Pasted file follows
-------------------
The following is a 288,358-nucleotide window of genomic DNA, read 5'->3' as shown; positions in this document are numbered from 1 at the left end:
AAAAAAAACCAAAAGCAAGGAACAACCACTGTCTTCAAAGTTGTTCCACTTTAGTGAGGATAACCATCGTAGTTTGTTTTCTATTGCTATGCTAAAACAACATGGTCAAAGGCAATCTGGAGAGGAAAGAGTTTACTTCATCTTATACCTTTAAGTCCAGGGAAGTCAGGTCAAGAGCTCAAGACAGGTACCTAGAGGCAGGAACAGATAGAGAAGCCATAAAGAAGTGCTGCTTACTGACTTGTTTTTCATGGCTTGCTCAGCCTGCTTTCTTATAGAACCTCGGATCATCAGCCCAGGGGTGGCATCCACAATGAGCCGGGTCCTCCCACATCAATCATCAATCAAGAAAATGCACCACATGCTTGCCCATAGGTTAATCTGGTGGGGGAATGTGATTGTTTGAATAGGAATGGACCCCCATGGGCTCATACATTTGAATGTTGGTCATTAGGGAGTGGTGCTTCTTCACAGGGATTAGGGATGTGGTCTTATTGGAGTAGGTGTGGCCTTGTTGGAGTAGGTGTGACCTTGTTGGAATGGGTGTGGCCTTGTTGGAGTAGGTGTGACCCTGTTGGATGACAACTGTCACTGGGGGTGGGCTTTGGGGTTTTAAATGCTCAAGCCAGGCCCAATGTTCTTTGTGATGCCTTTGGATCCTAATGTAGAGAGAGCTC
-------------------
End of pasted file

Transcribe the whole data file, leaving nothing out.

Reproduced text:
The following is a 288,358-nucleotide window of genomic DNA, read 5'->3' as shown; positions in this document are numbered from 1 at the left end:
AAAAAAAACCAAAAGCAAGGAACAACCACTGTCTTCAAAGTTGTTCCACTTTAGTGAGGATAACCATCGTAGTTTGTTTTCTATTGCTATGCTAAAACAACATGGTCAAAGGCAATCTGGAGAGGAAAGAGTTTACTTCATCTTATACCTTTAAGTCCAGGGAAGTCAGGTCAAGAGCTCAAGACAGGTACCTAGAGGCAGGAACAGATAGAGAAGCCATAAAGAAGTGCTGCTTACTGACTTGTTTTTCATGGCTTGCTCAGCCTGCTTTCTTATAGAACCTCGGATCATCAGCCCAGGGGTGGCATCCACAATGAGCCGGGTCCTCCCACATCAATCATCAATCAAGAAAATGCACCACATGCTTGCCCATAGGTTAATCTGGTGGGGGAATGTGATTGTTTGAATAGGAATGGACCCCCATGGGCTCATACATTTGAATGTTGGTCATTAGGGAGTGGTGCTTCTTCACAGGGATTAGGGATGTGGTCTTATTGGAGTAGGTGTGGCCTTGTTGGAGTAGGTGTGACCTTGTTGGAATGGGTGTGGCCTTGTTGGAGTAGGTGTGACCCTGTTGGATGACAACTGTCACTGGGGGTGGGCTTTGGGGTTTTAAATGCTCAAGCCAGGCCCAATGTTCTTTGTGATGCCTTTGGATCCTAATGTAGAGAGAGCTC